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Permanent link (DOI): https://doi.org/10.7939/R3CR5ND9B

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Linking occurrence and fitness to persistence: habitat-based approach for endangered greater sage-grouse Open Access

Descriptions

Author or creator
Aldridge, C. L.
Boyce, M. S.
Additional contributors
Subject/Keyword
Occurrence
Greater Sage-Grouse
Cox proportional hazard
Sagebrush
Alberta
Popuation
Habitat
Centrocercus urophasianus
Fitness
Logistic regression
Viability
Persistence
Canada
Type of item
Journal Article (Published)
Language
English
Place
Time
Description
Detailed empirical models predicting both species occurrence and fitness across a landscape are necessary to understand processes related to population persistence. Failure to consider both occurrence and fitness may result in incorrect assessments of habitat importance leading to inappropriate management strategies. We took a two-stage approach to identifying critical nesting and brood-rearing habitat for the endangered Greater Sage-Grouse ( Centrocercus urophasianus) in Alberta at a landscape scale. First, we used logistic regression to develop spatial models predicting the relative probability of use ( occurrence) for Sage-Grouse nests and broods. Secondly, we used Cox proportional hazards survival models to identify the most risky habitats across the landscape. We combined these two approaches to identify Sage- Grouse habitats that pose minimal risk of failure ( source habitats) and attractive sink habitats that pose increased risk ( ecological traps). Our models showed that Sage- Grouse select for heterogeneous patches of moderate sagebrush cover ( quadratic relationship) and avoid anthropogenic edge habitat for nesting. Nests were more successful in heterogeneous habitats, but nest success was independent of anthropogenic features. Similarly, broods selected heterogeneous high- productivity habitats with sagebrush while avoiding human developments, cultivated cropland, and high densities of oil wells. Chick mortalities tended to occur in proximity to oil and gas developments and along riparian habitats. For nests and broods, respectively, approximately 10% and 5% of the study area was considered source habitat, whereas 19% and 15% of habitat was attractive sink habitat. Limited source habitats appear to be the main reason for poor nest success ( 39%) and low chick survival ( 12%). Our habitat models identify areas of protection priority and areas that require immediate management attention to enhance recruitment to secure the viability of this population. This novel approach to habitat- based population viability modeling has merit for many species of concern.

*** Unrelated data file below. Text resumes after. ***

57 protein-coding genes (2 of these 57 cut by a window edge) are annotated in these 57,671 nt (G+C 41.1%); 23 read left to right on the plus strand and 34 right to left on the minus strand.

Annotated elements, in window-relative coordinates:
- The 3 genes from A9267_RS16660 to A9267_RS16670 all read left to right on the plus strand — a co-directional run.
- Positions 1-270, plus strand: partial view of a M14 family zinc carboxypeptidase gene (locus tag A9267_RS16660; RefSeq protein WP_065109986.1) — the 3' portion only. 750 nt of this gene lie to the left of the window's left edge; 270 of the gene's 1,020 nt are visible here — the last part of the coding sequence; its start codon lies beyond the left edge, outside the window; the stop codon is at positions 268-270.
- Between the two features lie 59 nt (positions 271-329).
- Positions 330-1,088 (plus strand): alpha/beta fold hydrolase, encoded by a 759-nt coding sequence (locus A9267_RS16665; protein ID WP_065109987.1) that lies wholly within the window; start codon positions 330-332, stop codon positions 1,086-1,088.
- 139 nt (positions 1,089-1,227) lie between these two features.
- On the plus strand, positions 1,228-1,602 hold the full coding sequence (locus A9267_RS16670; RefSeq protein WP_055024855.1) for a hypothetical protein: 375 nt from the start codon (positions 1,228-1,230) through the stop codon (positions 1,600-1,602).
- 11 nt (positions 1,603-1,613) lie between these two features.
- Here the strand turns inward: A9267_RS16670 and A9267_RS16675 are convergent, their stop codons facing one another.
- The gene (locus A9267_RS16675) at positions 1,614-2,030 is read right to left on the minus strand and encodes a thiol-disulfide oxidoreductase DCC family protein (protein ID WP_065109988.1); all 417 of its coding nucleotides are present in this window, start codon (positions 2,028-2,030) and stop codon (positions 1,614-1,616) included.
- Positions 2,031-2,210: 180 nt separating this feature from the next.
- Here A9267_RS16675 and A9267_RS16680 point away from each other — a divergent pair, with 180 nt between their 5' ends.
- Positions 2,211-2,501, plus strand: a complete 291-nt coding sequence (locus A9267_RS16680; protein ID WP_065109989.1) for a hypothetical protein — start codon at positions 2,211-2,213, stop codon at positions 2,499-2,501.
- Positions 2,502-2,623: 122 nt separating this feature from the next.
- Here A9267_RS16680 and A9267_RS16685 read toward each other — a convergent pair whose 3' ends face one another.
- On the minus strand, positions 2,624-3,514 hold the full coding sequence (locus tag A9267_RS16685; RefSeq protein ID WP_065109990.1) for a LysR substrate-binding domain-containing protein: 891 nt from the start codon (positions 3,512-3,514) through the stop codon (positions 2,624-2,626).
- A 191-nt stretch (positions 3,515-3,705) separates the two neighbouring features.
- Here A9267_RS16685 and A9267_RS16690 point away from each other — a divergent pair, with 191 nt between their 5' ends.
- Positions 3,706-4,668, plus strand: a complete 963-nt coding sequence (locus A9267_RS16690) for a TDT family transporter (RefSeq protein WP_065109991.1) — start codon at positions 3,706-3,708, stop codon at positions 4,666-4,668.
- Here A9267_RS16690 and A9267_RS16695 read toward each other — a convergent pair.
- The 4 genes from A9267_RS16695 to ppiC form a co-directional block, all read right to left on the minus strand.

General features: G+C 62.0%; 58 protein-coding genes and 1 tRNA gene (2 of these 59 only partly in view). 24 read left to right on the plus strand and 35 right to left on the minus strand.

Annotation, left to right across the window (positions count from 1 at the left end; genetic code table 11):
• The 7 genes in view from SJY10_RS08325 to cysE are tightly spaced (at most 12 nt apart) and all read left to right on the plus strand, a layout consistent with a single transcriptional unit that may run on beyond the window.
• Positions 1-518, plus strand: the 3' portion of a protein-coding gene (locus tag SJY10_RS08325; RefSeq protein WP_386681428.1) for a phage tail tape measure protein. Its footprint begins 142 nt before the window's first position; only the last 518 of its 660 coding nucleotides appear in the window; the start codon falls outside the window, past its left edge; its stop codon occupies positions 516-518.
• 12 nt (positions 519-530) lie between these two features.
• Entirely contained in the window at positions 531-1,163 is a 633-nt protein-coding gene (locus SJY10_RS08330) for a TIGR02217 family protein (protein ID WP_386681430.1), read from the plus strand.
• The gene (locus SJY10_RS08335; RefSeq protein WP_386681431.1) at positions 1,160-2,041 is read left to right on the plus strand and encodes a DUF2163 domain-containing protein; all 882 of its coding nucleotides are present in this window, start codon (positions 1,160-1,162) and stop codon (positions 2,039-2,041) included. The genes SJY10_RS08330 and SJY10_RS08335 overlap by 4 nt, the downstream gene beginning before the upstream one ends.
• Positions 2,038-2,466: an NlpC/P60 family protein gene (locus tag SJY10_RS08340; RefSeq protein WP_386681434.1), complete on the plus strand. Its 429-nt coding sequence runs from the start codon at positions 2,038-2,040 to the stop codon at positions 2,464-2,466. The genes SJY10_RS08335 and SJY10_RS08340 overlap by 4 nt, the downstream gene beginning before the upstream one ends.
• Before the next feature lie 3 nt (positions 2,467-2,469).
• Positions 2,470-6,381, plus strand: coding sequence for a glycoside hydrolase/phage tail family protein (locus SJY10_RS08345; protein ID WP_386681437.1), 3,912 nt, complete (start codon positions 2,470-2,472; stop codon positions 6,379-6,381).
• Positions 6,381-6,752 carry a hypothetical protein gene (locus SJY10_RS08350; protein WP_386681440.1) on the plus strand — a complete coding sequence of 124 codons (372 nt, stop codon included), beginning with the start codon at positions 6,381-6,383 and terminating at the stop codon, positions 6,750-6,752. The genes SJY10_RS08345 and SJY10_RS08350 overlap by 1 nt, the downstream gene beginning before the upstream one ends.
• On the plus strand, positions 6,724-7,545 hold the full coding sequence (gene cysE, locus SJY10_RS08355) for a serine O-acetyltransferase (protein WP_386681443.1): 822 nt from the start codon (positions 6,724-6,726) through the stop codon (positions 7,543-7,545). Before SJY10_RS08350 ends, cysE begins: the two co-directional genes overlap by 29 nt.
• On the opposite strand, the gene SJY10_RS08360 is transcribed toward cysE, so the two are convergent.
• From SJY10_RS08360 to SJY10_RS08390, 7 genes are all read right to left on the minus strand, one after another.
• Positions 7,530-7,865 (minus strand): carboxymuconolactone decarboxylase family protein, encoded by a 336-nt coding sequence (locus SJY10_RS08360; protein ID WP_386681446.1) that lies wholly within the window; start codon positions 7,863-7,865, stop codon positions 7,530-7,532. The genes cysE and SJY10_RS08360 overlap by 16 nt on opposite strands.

Date created
2007
DOI
doi:10.7939/R3CR5ND9B
License information
Rights
© 2007 Ecological Society of America. This version of this article is open access and can be downloaded and shared. The original author(s) and source must be cited.
Citation for previous publication
Aldridge, C. L., & Boyce, M. S. (2007). Linking occurrence and fitness to persistence: habitat-based approach for endangered greater sage-grouse. Ecological Applications, 17(2), 508-526. DOI: 10.1890/05-1871.
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